- How children learn the meanings of words by Paul Bloom
How children learn the meaning of words is an exceptionally good book, one likely to be a foundational work on word meaning acquisition for some years to come. It is also an easy one for this reviewer to praise because it agrees with and strengthens the main thesis about word meaning (and many other psychological systems) that I and Gedeon Deak put forth in a 1995 paper which Bloom cites in his conclusions.
Basically, we proposed a metaphorical translation of Isaiah Berlin’s distinction between foxes and hedgehogs. Berlin classified intellectual theories as being either hedgehogs or foxes. Hedgehogs do one big thing well (quills), and hedgehog figures like Plato have one big idea (eternal ideas). Foxes succeed by doing many different things well, and fox-like intellectual systems, such as Aristotle’s or Machiavelli’s, do the same. We suggested that psychological systems can also be classified into hedgehog systems, which work off relatively few big principles and can be algorithmized, and fox systems, which are hard to describe explicitly and involve a great variety of processes. In language, Chomskyan core grammar is clearly a hedgehog. By contrast, people’s pragmatic use of language to achieve social goals stands squarely in the fox domain, consisting of a great variety of abilities and processes.
Our argument, with which B agrees, was that most theories of word meaning acquisition have characterized it as a hedgehog process, utilizing either ‘constraints’ (Markman 1992) or ‘dumb attentional mechanisms’ (Smith et al. 1996) (i.e. a very limited set of mechanisms or principles is supposed to cover everything). The fact that word meaning seems to be acquired very quickly and relatively accurately, even when the input is potentially ambiguous, provides the same basis for this hedgehog view that is supplied in Chomskyan argument about language acquisition. We thought that the acquisition of basic object nouns like chair and car might have some hedgehog structure, for reasons given below. But all the other kinds of words—nonbasic nouns, verbs, adjectives—would lack such a privileged conceptual level, and so no such small set of fastacting processes could be used to acquire them in a uniform way.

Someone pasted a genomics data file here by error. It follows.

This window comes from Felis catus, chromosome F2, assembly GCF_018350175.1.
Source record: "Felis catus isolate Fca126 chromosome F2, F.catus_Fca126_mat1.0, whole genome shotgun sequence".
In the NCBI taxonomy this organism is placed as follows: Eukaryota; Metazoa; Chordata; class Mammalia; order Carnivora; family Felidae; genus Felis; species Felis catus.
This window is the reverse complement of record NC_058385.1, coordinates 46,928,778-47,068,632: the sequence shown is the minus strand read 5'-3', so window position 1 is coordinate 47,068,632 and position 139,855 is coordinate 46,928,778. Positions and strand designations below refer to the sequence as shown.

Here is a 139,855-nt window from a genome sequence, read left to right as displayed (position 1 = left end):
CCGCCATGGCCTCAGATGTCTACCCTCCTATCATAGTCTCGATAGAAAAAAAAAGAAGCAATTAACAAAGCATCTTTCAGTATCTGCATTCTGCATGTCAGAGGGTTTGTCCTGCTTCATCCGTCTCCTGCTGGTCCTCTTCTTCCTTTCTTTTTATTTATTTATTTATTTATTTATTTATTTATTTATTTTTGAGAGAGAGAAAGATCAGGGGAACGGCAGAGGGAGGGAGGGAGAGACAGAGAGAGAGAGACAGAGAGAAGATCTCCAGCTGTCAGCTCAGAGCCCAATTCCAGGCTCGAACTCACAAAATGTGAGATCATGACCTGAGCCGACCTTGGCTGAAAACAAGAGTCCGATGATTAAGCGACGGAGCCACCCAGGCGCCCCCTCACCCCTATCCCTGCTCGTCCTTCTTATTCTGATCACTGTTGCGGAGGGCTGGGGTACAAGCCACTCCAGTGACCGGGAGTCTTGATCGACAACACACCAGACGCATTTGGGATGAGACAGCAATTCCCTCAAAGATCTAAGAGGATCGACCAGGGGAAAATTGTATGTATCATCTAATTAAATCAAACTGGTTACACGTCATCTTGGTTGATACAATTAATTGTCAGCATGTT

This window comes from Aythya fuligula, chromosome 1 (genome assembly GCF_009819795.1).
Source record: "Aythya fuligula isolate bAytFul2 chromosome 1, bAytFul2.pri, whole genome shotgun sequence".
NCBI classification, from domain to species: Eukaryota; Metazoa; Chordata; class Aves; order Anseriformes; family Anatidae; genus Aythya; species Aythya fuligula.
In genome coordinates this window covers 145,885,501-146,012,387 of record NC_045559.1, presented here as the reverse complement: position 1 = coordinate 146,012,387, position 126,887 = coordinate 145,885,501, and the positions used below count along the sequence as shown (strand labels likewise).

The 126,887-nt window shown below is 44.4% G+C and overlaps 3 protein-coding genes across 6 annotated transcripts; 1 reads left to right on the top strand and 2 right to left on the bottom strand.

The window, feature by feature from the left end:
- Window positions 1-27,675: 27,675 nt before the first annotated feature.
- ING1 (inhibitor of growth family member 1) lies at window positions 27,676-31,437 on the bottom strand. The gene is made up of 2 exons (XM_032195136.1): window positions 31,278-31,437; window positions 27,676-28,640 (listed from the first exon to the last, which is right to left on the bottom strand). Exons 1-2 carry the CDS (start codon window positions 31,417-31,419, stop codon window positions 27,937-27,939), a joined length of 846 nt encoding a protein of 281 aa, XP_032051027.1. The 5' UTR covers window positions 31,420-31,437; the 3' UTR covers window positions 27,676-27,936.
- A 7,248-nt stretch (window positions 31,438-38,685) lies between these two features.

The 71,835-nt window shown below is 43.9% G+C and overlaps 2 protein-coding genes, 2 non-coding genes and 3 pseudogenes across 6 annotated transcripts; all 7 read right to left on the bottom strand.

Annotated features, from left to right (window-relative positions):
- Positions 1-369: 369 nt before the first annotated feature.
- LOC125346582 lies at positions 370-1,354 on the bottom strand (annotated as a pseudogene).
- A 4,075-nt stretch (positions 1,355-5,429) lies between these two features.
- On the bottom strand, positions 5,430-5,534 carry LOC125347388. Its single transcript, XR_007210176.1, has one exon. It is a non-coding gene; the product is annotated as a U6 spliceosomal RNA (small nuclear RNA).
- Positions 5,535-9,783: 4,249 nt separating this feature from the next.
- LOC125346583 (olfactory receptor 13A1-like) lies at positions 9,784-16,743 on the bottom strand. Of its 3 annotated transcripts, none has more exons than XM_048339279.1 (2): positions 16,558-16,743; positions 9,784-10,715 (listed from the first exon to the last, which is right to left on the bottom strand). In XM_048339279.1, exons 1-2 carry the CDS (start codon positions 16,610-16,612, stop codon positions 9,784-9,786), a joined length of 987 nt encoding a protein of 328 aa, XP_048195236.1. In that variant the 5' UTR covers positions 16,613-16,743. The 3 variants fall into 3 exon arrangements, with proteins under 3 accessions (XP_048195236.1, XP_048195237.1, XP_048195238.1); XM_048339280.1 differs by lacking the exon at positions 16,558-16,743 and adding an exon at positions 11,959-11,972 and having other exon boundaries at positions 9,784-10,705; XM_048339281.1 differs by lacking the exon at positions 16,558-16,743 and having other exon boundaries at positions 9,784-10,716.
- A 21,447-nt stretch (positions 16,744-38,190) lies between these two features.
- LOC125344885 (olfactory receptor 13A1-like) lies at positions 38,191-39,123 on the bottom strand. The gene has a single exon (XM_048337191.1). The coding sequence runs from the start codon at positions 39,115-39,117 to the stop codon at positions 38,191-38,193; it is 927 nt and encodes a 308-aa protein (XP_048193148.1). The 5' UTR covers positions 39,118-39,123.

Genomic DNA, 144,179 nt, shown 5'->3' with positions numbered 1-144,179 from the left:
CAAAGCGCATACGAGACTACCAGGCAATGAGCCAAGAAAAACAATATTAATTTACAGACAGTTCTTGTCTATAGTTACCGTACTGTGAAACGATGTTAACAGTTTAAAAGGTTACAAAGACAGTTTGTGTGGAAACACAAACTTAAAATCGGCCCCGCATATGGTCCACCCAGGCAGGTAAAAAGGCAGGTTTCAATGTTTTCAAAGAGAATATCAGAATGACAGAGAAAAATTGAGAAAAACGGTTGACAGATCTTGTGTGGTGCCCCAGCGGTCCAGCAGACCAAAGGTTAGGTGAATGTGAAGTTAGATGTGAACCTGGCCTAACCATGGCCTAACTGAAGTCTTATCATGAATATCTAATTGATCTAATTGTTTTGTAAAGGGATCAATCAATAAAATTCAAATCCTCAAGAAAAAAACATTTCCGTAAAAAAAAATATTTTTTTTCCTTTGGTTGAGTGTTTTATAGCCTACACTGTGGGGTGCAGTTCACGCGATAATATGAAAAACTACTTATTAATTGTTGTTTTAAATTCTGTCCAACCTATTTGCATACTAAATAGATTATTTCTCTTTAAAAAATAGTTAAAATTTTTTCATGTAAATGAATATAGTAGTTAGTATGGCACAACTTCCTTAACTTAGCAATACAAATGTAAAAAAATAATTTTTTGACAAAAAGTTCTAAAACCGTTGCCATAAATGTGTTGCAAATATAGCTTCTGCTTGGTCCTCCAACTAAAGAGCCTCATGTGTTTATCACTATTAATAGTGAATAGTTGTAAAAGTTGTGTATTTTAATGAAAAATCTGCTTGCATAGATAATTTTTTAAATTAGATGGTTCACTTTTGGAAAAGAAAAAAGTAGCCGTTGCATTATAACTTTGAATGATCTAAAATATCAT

B makes what could be seen as a friendly amendment to our conclusion, claiming fox processes for all the basic object nouns, too. But, he solves the problem of quickness and accuracy somewhat differently than we did. Basically, B agrees with much current work in accepting that children do a good deal of ‘fast mapping’. That is, they figure out a good deal of the meaning of new words quickly. While he provides a few exceptions to this generalization, for the most part he stresses children’s ability to figure out a good deal accurately and quickly about the meaning of a new word. So how do they do this without invoking highly general ‘constraints’ on word learning?
First, there is children’s skill in using ‘theory of mind’ competence. Here B does not just mean the knowledge that others also have their own mind (i.e. perceptions and thoughts). This could be a ‘big idea’, a hedgehog idea, if this is all there was to children’s capacities. What engages B, quite rightly, is the accumulating evidence (reviewed extensively in Ch. 2) of children’s varied and flexible skills in actually reading other people’s intentions across a wide variety of situations. These ‘mind-reading’ skills do much of the work of various general ‘constraints’ and simple mechanisms that have been proposed (which would, in fact, only cover a small portion of actual vocabulary). Furthermore, evidence indicates children read other people’s nonlinguistic intentions in similar ways. This is not some special social insight or relevance reader for word meaning.
Another major move towards a fox’s world comes in B’s discussion of figuring out words from linguistic context alone, as in reading, or in situations where the linguistic context of the new word is otherwise central. B discusses at length the current...